“Just because topic A appears before topic B in the standards for a given grade, it does not necessarily mean that topic A must be taught before topic B. A teacher might prefer to teach topic B before topic A, or might choose to highlight connections by teaching topic A and topic B at the same time. Or, a teacher might prefer to teach a topic of his or her own choosing that leads, as a byproduct, to students reaching the standards for topics A and B.”

The CCSS are reverse engineered from an analysis of what students need to be college and career ready.

The design principals were focus and coherence. (No more mile-wide inch deep laundry lists of standards)

The CCSS in Mathematics have two sections:

CONTENT and PRACTICES

The Mathematical Content is what students should know.

The Mathematical Practices are what students should do.

Real life applications and mathematical modeling are essential.

- Make sense of problems and persevere in solving them.
- Reason abstractly and quantitatively.
- Construct viable arguments and critique the reasoning of others.
- Model with mathematics.
- Use appropriate tools strategically.
- Attend to precision.
- Look for and make use of structure.
- Look for and express regularity in repeated reasoning.

REASONING AND EXPLAINING

2. Reason abstractly and quantitatively

3. Construct viable arguments and critique the reasoning of others

OVERARCHING HABITS OF MIND

1. Make sense of problems and persevere in solving them

6. Attend to precision

MODELING AND USING TOOLS

4. Model with mathematics

5. Use appropriate tools strategically

SEEING STRUCTURE AND GENERALIZING

7. Look for and make use of structure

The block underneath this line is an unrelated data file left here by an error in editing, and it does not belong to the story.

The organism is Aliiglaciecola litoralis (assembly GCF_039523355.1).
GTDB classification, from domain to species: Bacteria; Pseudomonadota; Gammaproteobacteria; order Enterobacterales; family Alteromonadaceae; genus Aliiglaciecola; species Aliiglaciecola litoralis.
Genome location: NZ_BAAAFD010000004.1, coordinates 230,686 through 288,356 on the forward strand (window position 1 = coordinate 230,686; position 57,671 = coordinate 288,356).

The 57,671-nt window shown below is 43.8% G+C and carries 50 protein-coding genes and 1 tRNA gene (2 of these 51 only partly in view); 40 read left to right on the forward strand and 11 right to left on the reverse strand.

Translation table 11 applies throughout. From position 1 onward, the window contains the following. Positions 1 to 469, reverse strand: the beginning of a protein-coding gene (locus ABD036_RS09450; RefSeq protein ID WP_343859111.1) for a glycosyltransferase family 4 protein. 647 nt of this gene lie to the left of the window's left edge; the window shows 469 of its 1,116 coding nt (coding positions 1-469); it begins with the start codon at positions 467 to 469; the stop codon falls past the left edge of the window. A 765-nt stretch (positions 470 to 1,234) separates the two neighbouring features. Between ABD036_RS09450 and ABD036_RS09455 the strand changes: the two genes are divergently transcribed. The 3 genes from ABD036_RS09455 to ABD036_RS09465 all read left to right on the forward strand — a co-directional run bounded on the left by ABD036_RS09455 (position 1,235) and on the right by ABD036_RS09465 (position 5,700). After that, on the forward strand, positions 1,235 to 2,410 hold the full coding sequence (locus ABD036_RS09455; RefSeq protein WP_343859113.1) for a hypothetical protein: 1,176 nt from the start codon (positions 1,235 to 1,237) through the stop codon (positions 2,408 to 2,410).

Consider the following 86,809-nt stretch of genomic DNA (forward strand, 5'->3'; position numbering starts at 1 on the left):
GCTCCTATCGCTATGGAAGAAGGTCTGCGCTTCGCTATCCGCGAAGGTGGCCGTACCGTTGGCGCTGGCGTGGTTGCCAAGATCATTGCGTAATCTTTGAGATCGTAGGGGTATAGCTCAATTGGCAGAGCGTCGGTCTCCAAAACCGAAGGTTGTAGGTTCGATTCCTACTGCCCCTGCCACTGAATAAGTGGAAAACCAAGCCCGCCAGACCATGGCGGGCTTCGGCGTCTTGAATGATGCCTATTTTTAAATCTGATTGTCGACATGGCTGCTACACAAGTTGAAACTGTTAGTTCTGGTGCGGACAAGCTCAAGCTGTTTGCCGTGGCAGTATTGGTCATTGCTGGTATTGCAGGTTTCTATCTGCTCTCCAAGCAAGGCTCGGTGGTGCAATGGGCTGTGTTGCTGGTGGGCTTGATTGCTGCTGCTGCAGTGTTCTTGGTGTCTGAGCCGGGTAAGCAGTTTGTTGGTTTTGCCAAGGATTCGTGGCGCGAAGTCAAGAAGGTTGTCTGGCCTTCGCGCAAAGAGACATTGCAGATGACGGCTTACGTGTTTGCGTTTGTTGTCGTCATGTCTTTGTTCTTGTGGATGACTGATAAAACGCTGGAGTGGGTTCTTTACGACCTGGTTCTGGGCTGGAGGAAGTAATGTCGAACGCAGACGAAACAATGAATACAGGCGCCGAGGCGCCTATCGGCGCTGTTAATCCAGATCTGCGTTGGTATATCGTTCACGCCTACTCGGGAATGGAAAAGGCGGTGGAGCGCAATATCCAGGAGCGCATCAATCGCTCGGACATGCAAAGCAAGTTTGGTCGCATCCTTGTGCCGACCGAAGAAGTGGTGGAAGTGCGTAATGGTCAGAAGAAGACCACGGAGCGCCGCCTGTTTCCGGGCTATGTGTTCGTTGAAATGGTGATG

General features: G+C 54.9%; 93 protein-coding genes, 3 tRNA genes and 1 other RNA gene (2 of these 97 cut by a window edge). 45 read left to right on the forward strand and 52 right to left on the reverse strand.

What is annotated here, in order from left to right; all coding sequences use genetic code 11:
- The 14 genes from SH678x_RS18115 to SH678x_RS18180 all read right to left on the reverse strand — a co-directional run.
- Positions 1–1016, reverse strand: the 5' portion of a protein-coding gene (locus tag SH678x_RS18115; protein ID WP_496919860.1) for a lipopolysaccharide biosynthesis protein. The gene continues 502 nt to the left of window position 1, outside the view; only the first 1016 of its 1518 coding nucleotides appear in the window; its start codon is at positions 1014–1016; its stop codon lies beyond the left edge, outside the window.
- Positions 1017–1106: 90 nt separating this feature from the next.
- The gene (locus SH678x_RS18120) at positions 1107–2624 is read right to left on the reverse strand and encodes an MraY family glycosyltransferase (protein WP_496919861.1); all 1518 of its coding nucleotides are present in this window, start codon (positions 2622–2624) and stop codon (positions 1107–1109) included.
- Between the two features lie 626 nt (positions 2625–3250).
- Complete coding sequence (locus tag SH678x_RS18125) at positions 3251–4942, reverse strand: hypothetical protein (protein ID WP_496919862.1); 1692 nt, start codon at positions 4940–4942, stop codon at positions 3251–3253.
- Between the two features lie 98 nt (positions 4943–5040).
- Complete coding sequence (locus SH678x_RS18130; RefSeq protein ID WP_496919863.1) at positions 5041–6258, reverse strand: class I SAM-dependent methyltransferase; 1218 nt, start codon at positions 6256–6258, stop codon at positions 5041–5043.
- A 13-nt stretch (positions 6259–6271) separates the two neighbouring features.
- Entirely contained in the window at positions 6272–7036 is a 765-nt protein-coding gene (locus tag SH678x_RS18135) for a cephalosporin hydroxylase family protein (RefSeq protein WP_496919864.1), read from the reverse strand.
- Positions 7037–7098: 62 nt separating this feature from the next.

8. Look for and express regularity in repeated reasoning

Because the Common Core were reverse engineered from a definition of Career and College Ready, there were shifts in content.

How is Algebra different?

More applications, modeling, equivalence

Less algorithms, answer-getting, simplifying

CONTEXTS

ABSTRACTION

(structure, precision)

FUNCTIONS

(modeling)

EQUATIONS

(solving, manipulations

- Families of Functions:
- Linear (one variable)
- Linear (two variables)
- Quadratic
- Polynomial and Rational
- Exponential
- Trigonometric

What is math?

Posing the right questions

Real world math formulation

Computation

Math formulation real world, verification

What is math?

Posing the right questions

Real world math formulation

Computation

Math formulation real world, verification

Humans are vastly better than computers at three of these.

What is math?

Posing the right questions

Real world math formulation

Computation

Math formulation real world, verification

Yet, we spend 80% or more of math instruction on the one that computers can do better than humans

What is math?

Posing the right questions

Real world math formulation

Computation

Math formulation real world, verification